First off, the headline is clickbait. You’d think the piece was directly inspired by the drubbing Terry McAuliffe took in Virginia after he argued that parents shouldn’t have a say in shaping their kids’ schools’ curriculums. Glenn Youngkin embraced parents’ concerns about public education, and it became a major issue in the gubernatorial race.

BuzzFeed’s Alessa Dominguez doesn’t write about directly deplatforming white parents, such as taking away their right to speak at school board meetings; instead, her piece is more of an indictment of the mainstream media for amplifying the concerns of white parents. She thinks major newspapers and cable channels took the bait and ran stories on issues like trans women in girls’ sports and critical race theory as though there were an actual “debate” to be had.

Dominguez writes:

Framed largely by right-wing activists and think tanks as human interest issues about fairness in sports and classrooms, they circulated into national legacy media — including publications like USA Today, CBS, The Atlantic, and the New York Times — through first-person opinion pieces by mothers of cis athletes raising fears about trans inclusion or human interest reports featuring on-the-ground stories of white moms airing complaints about supposed radical ideas being introduced in schools.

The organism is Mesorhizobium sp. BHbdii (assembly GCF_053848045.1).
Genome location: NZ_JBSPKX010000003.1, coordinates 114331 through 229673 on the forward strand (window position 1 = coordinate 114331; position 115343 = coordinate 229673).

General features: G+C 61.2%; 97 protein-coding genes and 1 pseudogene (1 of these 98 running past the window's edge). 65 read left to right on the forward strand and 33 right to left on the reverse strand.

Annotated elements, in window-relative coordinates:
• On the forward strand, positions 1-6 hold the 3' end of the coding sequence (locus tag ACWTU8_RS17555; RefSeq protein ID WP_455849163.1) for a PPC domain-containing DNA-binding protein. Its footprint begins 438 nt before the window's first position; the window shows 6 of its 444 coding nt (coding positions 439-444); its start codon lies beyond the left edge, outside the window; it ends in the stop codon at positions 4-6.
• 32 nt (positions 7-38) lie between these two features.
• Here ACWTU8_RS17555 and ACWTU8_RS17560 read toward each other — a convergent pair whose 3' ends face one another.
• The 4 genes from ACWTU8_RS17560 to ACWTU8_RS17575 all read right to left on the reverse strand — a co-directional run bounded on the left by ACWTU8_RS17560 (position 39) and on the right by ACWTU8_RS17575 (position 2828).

Whatever the content of the reporting or articles, in platforming these issues through the “concerns” of cis and white people, mainstream media helped distort what constitutes legitimate perspectives for coverage, and in doing so sidelined the actual difficulties experienced by marginalized communities, including Black and trans youth.

Ultimately, this kind of coverage raises deeper questions about news organizations and who decides the perspective of “culture war” journalism.

We remember pieces from CBS News, the New York Times, and The Atlantic slamming parents over their concerns over critical race theory. MSNBC’s Joy Reid and Nicolle Wallace certainly had nothing good to say about those parents.

Not surprisingly, it’s an argument in bad faith; the writer thinks white parents equate critical race theory with “attempts to eradicate histories of race in the U.S.” And as someone suggested above, where’s the proof that “white parental anxieties” are strictly held by one race? And there’s this conflation of “the marginalized”: Are we supposed to believe black parents’ interests directly line up with the trans community?

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